The number of cancer survivors continues to increase in the United States, which can be attributed to a growing and aging population, as well as recent advances in diagnosis and treatment. The Institute of Medicine advises that every cancer survivor receive a survivorship care plan summarizing his or her diagnosis, treatment, and recommendations regarding follow-up care. These plans play an important role as patients transition from their oncology care team to their primary care physician (PCP). Unfortunately, the inclusion of PCPs into survivorship care plans is often overlooked, despite the fact that these healthcare professionals remain key players in survivorship care delivery.
At the 2022 American Association for Cancer Research annual meeting, Kevin Oeffinger, MD, Founding Director, Duke Cancer Institute Center for Onco-Primary Care, and Director, Duke Cancer Institute Supportive Care and Survivorship Center, Durham, NC, discussed evolving models of survivorship care that incorporate PCPs, including a program at his institution.
Models of Survivorship Care
“Many survivorship initiatives are based on the shared-care model—the idea of including PCPs in the care of patients with cancer,” explained Dr Oeffinger.
The most efficient programs are those that risk-stratify survivors, that is, making sure the follow-up care is tailored to the needs of the individual patient based on his or her cancer history.
Dr Oeffinger described lessons learned from separate model programs at Memorial Sloan Kettering Cancer Center (a high-volume center) and Johns Hopkins (a low-volume center).
“From the perspective of the oncologist, he or she likes to see healthy survivors to balance out the day. Follow-up visits [with the survivor] add to the incredible bond of trust between the oncologist and survivor, and it can be a struggle to find a PCP to follow the patient. Without a survivorship program, survivorship care is not risk-stratified, and all survivors are treated the same way, although they have different needs,” Dr Oeffinger pointed out.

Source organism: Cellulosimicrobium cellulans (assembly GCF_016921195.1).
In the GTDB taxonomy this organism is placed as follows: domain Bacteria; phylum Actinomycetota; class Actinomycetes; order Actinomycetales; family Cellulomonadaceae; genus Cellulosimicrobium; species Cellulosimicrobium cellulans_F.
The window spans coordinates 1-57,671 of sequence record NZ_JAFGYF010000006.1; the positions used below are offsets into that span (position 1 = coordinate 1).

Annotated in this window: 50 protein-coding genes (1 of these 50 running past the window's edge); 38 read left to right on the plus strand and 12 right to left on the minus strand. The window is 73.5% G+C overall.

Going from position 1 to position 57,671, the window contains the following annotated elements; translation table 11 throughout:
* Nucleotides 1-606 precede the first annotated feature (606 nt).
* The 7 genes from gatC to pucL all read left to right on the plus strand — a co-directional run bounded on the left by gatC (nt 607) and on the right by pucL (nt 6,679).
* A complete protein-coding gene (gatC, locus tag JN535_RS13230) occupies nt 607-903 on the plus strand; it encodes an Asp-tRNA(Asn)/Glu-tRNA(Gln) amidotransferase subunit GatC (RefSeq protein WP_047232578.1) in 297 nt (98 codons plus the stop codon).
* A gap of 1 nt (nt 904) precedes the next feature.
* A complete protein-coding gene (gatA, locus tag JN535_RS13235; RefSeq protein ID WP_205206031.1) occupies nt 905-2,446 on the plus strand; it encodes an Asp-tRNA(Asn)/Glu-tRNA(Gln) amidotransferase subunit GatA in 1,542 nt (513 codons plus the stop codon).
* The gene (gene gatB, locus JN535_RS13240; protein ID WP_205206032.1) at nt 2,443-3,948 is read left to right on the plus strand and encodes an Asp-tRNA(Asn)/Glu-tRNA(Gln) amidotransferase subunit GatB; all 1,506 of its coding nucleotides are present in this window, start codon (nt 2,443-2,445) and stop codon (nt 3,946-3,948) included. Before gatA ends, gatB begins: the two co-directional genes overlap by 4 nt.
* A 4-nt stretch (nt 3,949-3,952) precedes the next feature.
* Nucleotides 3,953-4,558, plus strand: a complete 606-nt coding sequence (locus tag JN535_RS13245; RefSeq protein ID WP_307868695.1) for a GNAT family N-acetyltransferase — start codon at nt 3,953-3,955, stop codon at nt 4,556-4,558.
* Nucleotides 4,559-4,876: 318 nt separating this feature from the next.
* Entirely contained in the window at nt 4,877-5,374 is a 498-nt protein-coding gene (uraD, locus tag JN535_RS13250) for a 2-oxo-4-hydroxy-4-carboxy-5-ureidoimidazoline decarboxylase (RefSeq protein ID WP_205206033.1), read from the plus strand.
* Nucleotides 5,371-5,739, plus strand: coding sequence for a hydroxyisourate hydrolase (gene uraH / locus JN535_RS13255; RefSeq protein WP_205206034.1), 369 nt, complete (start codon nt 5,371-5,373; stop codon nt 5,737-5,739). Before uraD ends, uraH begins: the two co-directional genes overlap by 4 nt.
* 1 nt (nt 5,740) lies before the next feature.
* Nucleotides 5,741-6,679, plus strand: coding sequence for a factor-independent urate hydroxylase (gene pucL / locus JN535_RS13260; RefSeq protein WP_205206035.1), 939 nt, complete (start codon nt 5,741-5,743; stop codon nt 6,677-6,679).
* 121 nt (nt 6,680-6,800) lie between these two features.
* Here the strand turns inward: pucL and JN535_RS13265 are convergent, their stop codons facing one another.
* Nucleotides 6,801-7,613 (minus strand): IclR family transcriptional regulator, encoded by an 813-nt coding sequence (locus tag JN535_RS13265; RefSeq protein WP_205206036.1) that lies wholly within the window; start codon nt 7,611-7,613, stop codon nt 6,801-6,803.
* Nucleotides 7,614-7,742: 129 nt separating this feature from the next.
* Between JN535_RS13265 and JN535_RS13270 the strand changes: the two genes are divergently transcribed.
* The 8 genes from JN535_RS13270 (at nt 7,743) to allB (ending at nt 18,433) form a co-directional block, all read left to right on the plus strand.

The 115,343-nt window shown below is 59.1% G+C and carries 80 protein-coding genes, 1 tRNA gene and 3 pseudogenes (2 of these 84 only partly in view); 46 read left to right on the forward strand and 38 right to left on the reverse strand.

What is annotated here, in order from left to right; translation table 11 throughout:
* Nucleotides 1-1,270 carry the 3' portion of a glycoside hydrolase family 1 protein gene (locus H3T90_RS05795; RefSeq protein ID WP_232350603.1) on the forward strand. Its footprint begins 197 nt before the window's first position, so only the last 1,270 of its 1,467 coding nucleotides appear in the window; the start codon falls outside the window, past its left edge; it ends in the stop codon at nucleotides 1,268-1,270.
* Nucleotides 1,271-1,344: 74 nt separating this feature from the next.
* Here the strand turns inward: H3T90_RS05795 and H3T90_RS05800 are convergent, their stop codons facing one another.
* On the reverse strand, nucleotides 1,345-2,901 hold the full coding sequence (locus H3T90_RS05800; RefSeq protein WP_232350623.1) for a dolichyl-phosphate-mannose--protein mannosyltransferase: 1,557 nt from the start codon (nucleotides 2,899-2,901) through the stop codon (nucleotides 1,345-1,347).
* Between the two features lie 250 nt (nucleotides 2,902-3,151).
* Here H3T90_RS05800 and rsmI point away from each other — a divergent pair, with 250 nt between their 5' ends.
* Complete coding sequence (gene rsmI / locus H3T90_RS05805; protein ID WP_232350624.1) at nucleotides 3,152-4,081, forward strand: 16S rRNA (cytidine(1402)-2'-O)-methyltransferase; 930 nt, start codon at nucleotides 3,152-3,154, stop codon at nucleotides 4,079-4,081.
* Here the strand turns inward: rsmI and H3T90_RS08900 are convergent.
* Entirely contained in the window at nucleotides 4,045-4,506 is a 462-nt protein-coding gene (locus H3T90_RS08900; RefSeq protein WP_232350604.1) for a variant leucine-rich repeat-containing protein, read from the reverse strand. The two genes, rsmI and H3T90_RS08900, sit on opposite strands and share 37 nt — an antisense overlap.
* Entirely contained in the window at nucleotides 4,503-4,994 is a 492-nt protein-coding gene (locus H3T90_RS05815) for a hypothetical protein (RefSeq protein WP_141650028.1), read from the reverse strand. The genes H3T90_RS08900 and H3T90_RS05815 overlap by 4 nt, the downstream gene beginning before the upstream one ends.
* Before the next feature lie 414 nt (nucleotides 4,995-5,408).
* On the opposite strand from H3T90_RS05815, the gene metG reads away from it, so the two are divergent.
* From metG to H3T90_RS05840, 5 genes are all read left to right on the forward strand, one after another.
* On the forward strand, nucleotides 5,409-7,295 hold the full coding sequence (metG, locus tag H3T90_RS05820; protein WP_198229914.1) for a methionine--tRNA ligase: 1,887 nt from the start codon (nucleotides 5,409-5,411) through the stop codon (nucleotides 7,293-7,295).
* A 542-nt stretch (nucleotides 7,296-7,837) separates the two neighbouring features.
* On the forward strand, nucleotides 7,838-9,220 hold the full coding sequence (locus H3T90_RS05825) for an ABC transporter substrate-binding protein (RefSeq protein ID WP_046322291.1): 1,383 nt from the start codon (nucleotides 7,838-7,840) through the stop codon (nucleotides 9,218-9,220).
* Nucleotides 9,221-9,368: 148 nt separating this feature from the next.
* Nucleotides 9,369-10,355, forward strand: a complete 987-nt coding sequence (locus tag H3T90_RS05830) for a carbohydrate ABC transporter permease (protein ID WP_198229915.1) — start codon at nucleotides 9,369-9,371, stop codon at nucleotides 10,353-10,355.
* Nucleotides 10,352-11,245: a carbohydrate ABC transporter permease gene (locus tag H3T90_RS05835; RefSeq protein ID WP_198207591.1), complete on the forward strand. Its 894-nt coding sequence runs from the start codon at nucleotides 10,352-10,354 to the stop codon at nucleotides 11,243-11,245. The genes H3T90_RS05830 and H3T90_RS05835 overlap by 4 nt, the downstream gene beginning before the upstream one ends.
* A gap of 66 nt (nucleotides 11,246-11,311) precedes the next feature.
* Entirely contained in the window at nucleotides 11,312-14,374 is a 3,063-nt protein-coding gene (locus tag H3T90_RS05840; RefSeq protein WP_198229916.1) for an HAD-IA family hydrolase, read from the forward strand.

“From the PCP point of view, they see their primary care patients go into the ‘black hole’ of cancer care and emerge 5 years later back in primary care practice. There is often poor communication from the oncologist, and the oncology care plan uses jargon and terminology not easily understood,” he explained. “Unlike oncologists, PCPs do not consider survivorship a phase. Rather, they think of their patients in the context of the life continuum in which cancer was just one of the major events in their lives.”
Dr Oeffinger emphasized that survivorship care should be simplified and made more efficient. PCPs need to be informed about the type of care the patient needs and what the priorities are.
Onco-Primary Care at Duke
The Duke Cancer Institute for Onco-Primary Care program represents a partnership between oncology and primary care. The Duke Primary Care Network includes 300 PCPs across 40 medical sites in North Carolina. All of these practices share the same electronic health records.
An important goal is to avoid redundancy of care and transition to value-based care. The program encompasses the entire cancer continuum from prevention to survivorship/chronic cancer care and includes end-of-life care. The focus is on screening, ease of referrals, and managing patients on chemotherapy. Relationship-building is an important component of the program.
“With the help of researchers, we identify efficient and high-quality approaches to communication. We want to work in a timely fashion, with the underpinning of research and quality improvement,” Dr Oeffinger said.
“Training and education in survivorship care involves medical students, nursing students, residents, fellows, and post-docs. Think of the circle of care. After cancer, you go around the circle again to screening and prevention and primary care,” he said.
The shared-approach program at Duke Cancer Institute has yielded positive outcomes. Thus far, using electronic health records, the program has instituted a streamlined prostate-specific antigen screening effort to omit screening when not necessary and ensure patients at higher risk are screened more often; a cancer diagnostic service; and an alert system that flags cardiovascular problems for patients with chronic lymphocytic leukemia treated with ibrutinib (Imbruvica). These efforts have improved survivorship care, he said.
“Traditions change slowly. A multidisciplinary approach is essential for a program like this. It is a partnership between PCPs and oncologists. It is not a top-down approach. We pilot and pilot and pilot initiatives to identify those that are scalable and generalizable. And we implement risk stratification,” Dr Oeffinger concluded.